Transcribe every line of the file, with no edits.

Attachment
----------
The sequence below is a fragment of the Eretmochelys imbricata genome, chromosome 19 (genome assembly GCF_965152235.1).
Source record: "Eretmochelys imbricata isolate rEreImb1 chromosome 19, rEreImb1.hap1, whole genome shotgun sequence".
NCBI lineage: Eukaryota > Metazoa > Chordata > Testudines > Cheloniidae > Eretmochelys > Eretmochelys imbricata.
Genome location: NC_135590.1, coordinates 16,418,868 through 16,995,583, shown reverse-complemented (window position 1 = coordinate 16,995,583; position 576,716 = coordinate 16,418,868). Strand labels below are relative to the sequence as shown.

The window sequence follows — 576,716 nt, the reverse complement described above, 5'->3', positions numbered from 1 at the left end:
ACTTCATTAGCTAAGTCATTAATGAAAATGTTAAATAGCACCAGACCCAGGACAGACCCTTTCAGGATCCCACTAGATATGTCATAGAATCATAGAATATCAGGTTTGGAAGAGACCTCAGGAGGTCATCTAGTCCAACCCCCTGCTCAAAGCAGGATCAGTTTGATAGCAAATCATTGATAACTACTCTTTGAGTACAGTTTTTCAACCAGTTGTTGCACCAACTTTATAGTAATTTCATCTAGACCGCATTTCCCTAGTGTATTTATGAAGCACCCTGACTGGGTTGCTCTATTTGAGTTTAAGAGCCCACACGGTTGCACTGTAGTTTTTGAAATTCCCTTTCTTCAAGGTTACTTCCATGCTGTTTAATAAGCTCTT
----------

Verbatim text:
The sequence below is a fragment of the Eretmochelys imbricata genome, chromosome 19 (genome assembly GCF_965152235.1).
Source record: "Eretmochelys imbricata isolate rEreImb1 chromosome 19, rEreImb1.hap1, whole genome shotgun sequence".
NCBI lineage: Eukaryota > Metazoa > Chordata > Testudines > Cheloniidae > Eretmochelys > Eretmochelys imbricata.
Genome location: NC_135590.1, coordinates 16,418,868 through 16,995,583, shown reverse-complemented (window position 1 = coordinate 16,995,583; position 576,716 = coordinate 16,418,868). Strand labels below are relative to the sequence as shown.

The window sequence follows — 576,716 nt, the reverse complement described above, 5'->3', positions numbered from 1 at the left end:
ACTTCATTAGCTAAGTCATTAATGAAAATGTTAAATAGCACCAGACCCAGGACAGACCCTTTCAGGATCCCACTAGATATGTCATAGAATCATAGAATATCAGGTTTGGAAGAGACCTCAGGAGGTCATCTAGTCCAACCCCCTGCTCAAAGCAGGATCAGTTTGATAGCAAATCATTGATAACTACTCTTTGAGTACAGTTTTTCAACCAGTTGTTGCACCAACTTTATAGTAATTTCATCTAGACCGCATTTCCCTAGTGTATTTATGAAGCACCCTGACTGGGTTGCTCTATTTGAGTTTAAGAGCCCACACGGTTGCACTGTAGTTTTTGAAATTCCCTTTCTTCAAGGTTACTTCCATGCTGTTTAATAAGCTCTT